People don’t need to be told to buy electric cars, they have to want them.
That’s the view with the man charged with leading Ford’s electric vehicle programs, Darren Palmer. The Brit is vice president of Electric Vehicle Programs under the Ford Model e banner, the brand’s relatively-new EV business, and he believes the key to widespread EV take-up is desirability not just environmental concerns.
He credits Tesla for demonstrating that EVs can be desirable luxury and performance cars, rather than purely sold as environmentally beneficial and efficient. In fact, he believes Tesla’s success has been far more influential on the wider industry push towards EVs than any government imposed emission regulations.
“Yeah, way more,” Palmer told Australian media, including Torquecafe. “What do people like more – being told to do stuff or doing it because they want to? Were you told to buy your iPhone? Or did they legislate that you buy an iPhone? Would you spend $1000 on your phone if you were made to or would you find the cheapest way to get around it?”
Palmer said the focus of the Ford Model e team – which is headed by ex-Tesla engineer Doug Fields – is to create “insanely great” EVs.
“My boss says to me, both [Ford CEO and president] Jim Farley and Doug Fields, ‘if it’s like today but a bit better, it’s cancelled.’ We use that all the time in meetings ‘if it’s a like today but a bit better, cancel it.’ We’re not going to make that, it’s not the winning formula,” Palmer revealed. “The winning formula for Ford is picking the segments our customers love and then figuring out how to make them insanely great, to do things they’re never done before. I could argue the first three did that, especially the Lightning. And, we believe, that’s the route to success – make people want them. There are other reasons for people to have them that are logical, but the most important thing is ‘you’ve got to have it.’”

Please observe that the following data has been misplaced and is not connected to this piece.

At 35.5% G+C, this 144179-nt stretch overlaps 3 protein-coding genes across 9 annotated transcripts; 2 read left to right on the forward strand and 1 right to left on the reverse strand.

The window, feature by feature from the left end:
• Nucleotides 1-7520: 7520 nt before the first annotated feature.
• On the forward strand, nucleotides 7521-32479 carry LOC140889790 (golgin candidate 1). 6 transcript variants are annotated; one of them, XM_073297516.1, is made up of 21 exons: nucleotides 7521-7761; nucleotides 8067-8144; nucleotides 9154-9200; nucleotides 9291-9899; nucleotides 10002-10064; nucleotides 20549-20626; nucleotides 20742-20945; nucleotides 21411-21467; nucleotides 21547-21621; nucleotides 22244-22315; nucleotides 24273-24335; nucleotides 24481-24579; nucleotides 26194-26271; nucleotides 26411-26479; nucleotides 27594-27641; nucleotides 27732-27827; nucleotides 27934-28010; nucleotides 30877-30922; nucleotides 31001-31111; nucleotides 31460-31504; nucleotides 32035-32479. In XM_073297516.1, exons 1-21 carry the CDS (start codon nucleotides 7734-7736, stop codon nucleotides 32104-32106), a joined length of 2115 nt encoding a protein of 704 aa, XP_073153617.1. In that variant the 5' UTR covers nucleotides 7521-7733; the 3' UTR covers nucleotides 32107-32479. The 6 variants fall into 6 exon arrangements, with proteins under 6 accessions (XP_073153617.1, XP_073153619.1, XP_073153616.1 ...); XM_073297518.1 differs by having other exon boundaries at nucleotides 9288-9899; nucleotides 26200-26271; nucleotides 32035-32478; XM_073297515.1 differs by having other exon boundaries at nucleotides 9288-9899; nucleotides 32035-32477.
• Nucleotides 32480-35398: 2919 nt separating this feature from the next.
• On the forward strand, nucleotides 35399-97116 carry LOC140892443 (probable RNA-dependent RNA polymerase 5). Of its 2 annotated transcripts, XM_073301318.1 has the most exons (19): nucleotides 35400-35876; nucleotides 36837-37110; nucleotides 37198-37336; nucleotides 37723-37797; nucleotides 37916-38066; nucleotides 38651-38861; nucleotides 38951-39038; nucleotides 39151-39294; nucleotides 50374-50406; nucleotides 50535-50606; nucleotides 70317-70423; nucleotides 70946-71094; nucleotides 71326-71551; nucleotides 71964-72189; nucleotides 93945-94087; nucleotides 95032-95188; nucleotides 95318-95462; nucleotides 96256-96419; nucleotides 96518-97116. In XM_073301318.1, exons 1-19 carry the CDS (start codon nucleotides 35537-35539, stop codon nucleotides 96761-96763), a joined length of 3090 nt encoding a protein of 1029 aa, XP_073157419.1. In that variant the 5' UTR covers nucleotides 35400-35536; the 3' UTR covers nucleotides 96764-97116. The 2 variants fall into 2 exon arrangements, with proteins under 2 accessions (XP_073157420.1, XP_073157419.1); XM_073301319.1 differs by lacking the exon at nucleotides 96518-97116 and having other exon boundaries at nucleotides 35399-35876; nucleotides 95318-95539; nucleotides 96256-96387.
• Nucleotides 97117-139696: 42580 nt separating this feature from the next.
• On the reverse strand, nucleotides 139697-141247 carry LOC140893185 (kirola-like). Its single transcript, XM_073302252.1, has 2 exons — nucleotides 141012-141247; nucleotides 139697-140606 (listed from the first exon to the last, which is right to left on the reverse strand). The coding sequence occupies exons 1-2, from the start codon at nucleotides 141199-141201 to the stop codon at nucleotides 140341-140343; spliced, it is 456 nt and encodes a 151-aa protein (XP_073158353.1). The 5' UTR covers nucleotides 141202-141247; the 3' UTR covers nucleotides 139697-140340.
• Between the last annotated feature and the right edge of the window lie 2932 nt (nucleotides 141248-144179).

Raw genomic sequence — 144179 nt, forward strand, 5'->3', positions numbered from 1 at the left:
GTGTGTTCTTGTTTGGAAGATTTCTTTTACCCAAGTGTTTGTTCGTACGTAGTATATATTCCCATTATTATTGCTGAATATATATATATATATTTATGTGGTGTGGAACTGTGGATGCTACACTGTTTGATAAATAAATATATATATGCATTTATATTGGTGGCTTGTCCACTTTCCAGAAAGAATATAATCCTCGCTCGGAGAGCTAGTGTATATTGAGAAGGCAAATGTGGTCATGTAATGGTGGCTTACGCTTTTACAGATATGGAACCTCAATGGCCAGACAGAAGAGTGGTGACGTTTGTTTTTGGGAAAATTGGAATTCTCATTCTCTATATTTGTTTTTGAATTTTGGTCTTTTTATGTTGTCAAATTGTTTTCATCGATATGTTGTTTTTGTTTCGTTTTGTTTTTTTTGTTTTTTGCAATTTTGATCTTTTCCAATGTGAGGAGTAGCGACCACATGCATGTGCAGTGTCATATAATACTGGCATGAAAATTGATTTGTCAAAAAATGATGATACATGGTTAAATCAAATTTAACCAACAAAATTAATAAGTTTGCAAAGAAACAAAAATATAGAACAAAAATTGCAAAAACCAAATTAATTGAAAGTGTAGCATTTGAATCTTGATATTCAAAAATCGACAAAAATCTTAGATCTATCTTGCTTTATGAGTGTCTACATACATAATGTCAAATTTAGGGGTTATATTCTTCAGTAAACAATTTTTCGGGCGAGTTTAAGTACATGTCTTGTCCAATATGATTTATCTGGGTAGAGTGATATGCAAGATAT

“It can’t just be rational,” he said.
“Places like the UK and Europe, for example, have put regulations in place to make you have an EV. That’s all very nice, but we want you to want an EV. If you don’t want a [Mach-E] GT after you’ve driven it you’ve got no blood in your veins. The thing is exhilarating in a different way to a [petrol] Mustang coupe, but it’s meant to be desirable. And our next cars are going to be the same thing, that’s our strategy.”
Ford Australia hasn’t confirmed either the Mustang Mach-E or F-150 Lightning for local showrooms, but has locked in both the E-Transit and E-Transit Custom commercial vans. While Palmer admits neither of the vans are emotional purchases, he says they are “insanely tempting for a business” thanks to their efficiency and technology.
While Ford Australia may not have confirmed the Mach-E it’s tipped to be offered once supply increases, which could see it hit Australian roads by 2025.